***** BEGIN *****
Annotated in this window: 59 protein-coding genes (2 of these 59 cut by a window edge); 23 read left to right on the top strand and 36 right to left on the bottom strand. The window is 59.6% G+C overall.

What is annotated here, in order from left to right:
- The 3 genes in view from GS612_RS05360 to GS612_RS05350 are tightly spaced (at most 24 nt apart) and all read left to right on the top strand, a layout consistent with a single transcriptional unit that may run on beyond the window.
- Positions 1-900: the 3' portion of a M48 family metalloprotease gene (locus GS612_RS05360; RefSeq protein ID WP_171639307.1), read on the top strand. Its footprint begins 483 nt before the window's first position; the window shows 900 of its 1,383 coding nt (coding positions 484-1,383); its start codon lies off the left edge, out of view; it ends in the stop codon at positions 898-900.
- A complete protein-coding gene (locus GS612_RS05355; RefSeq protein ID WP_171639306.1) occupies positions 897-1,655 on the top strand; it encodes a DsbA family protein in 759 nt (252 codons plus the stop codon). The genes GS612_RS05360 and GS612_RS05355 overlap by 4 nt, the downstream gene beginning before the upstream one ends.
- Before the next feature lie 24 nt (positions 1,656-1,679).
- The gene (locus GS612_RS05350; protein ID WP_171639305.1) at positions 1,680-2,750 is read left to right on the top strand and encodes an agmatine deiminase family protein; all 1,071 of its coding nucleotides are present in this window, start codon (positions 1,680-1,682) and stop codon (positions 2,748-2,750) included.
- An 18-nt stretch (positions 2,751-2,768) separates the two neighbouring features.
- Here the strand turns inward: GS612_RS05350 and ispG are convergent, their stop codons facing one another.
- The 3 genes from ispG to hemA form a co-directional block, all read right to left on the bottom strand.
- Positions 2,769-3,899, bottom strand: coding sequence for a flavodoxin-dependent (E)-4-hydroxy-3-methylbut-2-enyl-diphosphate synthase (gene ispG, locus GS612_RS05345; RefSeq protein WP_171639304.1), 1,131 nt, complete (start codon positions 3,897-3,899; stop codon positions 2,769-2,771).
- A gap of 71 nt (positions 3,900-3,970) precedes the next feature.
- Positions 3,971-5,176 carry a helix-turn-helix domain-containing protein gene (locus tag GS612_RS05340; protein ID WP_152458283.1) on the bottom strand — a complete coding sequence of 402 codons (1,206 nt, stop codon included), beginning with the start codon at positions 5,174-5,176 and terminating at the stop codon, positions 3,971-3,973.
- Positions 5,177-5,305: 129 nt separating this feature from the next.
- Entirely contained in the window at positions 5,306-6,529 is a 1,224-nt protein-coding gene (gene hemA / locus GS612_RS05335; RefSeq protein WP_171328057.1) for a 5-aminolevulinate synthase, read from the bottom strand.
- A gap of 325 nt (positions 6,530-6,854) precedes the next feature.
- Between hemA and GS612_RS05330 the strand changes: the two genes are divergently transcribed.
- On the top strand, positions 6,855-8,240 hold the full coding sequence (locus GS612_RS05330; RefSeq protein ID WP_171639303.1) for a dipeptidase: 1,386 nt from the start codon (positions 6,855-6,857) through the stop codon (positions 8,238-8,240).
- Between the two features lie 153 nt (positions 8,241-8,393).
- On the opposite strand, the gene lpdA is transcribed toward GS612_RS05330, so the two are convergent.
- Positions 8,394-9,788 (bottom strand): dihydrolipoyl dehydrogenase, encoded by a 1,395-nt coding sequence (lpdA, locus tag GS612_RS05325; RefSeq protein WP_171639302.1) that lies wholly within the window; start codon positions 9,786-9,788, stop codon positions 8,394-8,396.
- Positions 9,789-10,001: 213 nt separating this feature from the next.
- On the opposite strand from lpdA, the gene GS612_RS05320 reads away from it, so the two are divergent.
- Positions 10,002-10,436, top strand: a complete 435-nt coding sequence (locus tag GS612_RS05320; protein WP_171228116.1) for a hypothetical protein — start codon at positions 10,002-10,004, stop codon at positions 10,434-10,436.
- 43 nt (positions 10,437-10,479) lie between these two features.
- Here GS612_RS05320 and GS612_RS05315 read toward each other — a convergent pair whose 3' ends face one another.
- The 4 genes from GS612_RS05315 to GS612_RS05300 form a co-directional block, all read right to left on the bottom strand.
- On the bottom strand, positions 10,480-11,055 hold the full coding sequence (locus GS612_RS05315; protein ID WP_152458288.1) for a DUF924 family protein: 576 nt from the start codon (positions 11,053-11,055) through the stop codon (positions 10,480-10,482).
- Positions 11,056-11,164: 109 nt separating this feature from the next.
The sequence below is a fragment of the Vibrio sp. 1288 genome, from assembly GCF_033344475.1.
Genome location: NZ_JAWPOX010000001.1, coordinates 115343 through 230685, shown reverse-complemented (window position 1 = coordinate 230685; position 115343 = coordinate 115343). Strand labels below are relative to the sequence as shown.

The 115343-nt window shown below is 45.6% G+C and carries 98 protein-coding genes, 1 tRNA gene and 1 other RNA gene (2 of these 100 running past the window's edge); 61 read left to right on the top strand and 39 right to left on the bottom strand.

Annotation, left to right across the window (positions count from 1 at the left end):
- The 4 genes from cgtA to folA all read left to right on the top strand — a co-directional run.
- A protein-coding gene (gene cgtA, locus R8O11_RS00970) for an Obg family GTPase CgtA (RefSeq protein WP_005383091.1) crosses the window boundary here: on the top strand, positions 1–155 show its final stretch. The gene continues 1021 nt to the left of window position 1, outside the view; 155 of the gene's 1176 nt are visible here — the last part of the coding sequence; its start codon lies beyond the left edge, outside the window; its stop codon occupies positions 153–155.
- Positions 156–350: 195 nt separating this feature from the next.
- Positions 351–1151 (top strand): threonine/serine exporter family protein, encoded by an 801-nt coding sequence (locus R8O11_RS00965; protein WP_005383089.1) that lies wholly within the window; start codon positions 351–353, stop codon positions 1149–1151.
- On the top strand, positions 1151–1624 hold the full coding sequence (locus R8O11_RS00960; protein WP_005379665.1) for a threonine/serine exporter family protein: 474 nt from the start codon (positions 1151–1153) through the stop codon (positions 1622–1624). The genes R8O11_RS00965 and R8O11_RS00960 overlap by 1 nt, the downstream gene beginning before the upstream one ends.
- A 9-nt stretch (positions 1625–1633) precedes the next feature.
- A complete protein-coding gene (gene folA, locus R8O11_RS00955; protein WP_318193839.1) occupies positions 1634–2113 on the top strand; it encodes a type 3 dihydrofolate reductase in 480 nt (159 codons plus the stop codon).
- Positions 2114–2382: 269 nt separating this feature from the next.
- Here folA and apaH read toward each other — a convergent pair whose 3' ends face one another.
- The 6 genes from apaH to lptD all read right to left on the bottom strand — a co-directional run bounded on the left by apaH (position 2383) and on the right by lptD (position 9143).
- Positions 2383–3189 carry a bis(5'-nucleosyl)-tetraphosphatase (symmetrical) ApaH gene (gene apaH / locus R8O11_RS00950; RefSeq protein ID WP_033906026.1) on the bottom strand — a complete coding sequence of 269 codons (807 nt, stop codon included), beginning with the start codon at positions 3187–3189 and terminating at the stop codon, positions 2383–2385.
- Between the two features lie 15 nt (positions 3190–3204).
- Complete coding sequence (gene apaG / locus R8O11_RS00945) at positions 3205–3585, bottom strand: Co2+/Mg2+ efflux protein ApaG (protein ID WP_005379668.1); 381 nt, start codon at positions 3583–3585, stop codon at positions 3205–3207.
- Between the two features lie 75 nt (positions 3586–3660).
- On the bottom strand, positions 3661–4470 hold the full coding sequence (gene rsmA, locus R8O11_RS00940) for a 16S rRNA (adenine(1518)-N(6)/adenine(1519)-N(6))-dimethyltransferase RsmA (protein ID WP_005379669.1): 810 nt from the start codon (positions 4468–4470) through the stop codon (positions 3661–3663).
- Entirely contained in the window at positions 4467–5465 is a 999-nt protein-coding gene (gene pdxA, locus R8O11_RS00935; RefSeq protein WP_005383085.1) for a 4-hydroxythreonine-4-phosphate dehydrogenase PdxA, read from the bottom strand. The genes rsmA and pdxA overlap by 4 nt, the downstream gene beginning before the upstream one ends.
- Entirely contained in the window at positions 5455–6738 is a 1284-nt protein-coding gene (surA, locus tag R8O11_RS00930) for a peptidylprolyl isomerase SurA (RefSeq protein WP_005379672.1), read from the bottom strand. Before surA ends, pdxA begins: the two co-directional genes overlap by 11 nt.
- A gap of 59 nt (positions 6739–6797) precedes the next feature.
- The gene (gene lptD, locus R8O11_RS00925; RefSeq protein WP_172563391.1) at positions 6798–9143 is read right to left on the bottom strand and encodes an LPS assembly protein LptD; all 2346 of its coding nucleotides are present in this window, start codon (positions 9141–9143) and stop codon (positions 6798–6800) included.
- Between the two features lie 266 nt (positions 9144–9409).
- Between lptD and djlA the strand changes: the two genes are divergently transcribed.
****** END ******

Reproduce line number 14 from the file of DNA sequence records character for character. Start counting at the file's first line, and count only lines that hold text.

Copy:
- Positions 5,177-5,305: 129 nt separating this feature from the next.